The Roman Catholic Church in Scotland has expressed its complete opposition to controversial techniques which would create three and four-parent babies.
Spokesman Peter Kearney warned that the “proposed techniques fail on a number of ethical grounds which should concern us all”.
Last month MPs voted in favour of regulations allowing two techniques – Maternal Spindle Transfer and Pro-Nuclear Transfer – which are also known as mitochondrial replacement.
Writing for The Scotsman, Mr Kearney stressed that: “They destroy human life, since in order to construct a disease-free embryo, two healthy ones will have to be destroyed.”
He added: “Destroying those who have a particular disease and presenting it as a cure or as progress is utterly disingenuous and completely unethical.”
Mr Kearney went on to point out that: “No other country in the world has licensed these procedures.”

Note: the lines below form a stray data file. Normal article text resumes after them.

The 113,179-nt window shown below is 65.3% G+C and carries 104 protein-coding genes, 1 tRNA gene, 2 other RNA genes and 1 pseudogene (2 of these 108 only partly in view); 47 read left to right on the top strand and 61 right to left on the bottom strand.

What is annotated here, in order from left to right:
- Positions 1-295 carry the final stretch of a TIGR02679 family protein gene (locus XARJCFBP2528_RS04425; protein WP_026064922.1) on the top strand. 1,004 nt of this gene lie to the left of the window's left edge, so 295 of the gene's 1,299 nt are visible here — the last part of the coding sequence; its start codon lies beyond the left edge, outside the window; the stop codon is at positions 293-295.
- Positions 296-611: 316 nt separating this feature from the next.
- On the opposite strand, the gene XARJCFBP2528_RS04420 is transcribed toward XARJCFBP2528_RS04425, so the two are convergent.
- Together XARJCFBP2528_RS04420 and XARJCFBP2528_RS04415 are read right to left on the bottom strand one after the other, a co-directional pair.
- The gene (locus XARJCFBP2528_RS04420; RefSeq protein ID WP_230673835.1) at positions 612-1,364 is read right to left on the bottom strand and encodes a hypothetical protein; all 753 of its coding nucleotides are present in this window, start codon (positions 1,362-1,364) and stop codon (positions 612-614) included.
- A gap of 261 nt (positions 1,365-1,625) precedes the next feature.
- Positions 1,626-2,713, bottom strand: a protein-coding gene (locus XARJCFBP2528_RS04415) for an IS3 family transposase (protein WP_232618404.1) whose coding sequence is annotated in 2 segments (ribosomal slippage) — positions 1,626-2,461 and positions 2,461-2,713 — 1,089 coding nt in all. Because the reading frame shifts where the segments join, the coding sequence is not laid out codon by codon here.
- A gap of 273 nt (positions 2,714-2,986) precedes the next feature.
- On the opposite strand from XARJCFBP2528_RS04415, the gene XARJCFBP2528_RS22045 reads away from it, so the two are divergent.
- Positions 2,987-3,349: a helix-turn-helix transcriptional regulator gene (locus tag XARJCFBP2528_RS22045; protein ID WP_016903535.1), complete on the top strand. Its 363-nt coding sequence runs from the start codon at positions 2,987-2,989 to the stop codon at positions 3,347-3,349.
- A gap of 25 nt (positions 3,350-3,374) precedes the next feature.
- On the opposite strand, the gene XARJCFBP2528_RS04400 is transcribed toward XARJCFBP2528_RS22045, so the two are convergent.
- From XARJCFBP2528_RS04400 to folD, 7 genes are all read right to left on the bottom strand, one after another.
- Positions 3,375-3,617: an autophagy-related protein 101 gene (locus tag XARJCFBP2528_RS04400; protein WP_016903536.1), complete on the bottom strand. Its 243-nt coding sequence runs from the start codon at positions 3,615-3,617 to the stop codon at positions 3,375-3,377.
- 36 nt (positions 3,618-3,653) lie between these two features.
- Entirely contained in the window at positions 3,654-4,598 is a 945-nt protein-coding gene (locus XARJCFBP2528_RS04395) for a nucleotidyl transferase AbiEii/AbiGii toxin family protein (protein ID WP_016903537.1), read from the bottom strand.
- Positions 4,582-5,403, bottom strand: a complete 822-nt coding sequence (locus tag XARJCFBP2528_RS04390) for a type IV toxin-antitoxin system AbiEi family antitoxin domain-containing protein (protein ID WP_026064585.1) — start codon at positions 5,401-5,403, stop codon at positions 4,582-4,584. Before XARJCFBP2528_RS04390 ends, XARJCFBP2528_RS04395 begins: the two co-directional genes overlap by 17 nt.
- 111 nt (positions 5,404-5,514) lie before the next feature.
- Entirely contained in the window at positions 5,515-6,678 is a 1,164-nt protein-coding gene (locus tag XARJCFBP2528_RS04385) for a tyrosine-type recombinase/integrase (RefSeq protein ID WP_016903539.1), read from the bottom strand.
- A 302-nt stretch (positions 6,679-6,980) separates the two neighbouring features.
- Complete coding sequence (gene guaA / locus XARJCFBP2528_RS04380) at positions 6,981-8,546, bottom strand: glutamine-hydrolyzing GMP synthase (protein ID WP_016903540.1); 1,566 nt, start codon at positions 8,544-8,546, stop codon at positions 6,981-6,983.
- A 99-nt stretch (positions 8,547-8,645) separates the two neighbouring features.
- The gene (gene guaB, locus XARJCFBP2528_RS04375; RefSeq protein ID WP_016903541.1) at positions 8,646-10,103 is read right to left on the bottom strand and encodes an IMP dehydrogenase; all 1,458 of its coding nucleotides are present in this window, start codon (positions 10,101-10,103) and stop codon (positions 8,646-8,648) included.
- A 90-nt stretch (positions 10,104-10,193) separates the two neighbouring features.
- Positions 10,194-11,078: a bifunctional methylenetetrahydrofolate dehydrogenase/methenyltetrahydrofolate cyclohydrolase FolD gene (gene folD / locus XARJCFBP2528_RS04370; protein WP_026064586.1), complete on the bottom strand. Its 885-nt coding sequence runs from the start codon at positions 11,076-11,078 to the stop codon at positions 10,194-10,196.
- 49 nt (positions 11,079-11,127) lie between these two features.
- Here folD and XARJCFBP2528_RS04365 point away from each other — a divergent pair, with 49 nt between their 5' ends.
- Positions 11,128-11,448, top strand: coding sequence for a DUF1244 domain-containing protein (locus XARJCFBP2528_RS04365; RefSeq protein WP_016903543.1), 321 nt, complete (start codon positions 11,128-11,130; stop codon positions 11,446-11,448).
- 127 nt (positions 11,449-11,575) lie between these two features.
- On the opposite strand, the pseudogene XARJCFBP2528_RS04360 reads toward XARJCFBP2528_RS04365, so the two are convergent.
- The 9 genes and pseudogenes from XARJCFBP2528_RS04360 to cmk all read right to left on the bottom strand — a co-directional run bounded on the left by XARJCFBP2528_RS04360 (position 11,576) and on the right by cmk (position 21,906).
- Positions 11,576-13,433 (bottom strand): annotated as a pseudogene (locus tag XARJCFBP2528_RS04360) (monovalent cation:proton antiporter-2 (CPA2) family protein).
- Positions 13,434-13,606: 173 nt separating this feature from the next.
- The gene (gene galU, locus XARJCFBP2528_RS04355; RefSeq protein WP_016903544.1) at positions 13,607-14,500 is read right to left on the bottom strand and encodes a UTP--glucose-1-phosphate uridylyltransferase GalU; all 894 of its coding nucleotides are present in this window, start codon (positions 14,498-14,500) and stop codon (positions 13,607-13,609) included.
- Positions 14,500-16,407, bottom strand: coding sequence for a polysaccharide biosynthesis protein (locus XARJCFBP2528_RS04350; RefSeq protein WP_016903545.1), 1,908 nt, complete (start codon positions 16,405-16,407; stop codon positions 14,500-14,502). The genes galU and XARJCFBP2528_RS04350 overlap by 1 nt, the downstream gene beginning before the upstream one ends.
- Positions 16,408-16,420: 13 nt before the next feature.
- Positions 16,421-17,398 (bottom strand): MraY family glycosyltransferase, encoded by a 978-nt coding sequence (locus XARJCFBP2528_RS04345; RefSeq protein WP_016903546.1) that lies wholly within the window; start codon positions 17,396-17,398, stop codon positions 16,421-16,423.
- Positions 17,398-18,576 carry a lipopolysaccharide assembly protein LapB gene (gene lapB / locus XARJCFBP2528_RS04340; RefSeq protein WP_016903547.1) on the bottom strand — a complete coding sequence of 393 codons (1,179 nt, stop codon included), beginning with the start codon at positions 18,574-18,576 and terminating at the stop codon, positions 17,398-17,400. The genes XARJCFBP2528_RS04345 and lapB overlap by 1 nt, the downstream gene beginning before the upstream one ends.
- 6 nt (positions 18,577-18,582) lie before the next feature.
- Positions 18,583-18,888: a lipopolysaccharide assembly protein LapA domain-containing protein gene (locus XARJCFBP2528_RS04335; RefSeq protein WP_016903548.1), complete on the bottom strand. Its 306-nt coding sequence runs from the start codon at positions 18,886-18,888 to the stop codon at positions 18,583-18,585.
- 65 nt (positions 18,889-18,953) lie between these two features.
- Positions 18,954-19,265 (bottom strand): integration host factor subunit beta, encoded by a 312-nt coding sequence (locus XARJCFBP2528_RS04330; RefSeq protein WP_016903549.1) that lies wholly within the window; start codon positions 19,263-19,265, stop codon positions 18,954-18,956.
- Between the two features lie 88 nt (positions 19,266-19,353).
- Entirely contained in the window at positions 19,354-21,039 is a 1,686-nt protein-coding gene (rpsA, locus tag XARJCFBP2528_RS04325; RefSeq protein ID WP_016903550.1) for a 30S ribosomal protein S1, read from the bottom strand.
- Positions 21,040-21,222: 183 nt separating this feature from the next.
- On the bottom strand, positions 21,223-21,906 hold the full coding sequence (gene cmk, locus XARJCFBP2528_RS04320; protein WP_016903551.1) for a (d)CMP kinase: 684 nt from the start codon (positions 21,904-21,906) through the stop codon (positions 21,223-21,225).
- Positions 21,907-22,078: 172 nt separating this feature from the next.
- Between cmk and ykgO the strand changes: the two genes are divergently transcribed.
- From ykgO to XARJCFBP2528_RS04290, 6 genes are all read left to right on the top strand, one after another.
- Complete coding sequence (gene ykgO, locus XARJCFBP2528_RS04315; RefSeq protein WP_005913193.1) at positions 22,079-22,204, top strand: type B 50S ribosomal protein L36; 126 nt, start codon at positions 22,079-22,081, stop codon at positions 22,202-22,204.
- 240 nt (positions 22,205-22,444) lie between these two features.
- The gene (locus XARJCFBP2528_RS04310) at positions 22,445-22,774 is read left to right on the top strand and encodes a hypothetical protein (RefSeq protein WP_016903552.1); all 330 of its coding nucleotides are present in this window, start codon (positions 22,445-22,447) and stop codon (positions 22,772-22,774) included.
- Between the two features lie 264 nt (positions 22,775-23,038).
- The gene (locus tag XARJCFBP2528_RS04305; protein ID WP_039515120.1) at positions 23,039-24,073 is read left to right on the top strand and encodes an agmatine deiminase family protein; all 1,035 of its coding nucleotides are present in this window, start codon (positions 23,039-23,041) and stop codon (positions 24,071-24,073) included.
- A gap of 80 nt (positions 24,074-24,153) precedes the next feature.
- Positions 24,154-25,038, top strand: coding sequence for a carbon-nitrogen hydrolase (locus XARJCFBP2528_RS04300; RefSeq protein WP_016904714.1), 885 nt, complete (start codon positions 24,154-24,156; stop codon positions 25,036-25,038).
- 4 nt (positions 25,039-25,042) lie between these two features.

He noted: “A majority of responses to the Department of Health consultation opposed the proposal.”
The votes which took place in Parliament showed, according to Kearney, “how completely ignorant our legislators are about science in general and genetics in particular”.
He went on to describe the techniques as the “ultimate example of commodification of humanity, where some (the donor embryos) become the means to another’s end”.
Mr Kearney added: “It is surprising that a society which increasingly favours and supports natural and ‘environmentally friendly’ products and services should countenance the genetic modification of human beings.”
Last month Dr Trevor Stammers, Programme Director in Bioethics and Medical Law at St Mary’s University in London, said the procedures are “nothing more than an uncertain experiment”.
Writing for his University’s blog, Dr Stammers said those raising “serious doubts” about the safety of the procedures “far outweigh those in support of proceeding in our present state of knowledge”.
He highlighted the “widespread concern” among scientists within the UK and across the world about the current understanding of the interactions between mitochondrial and nuclear DNA.
Dr Stammers concluded: “We are galloping into genetic engineering of humans which will enter into the germline for the very first time.”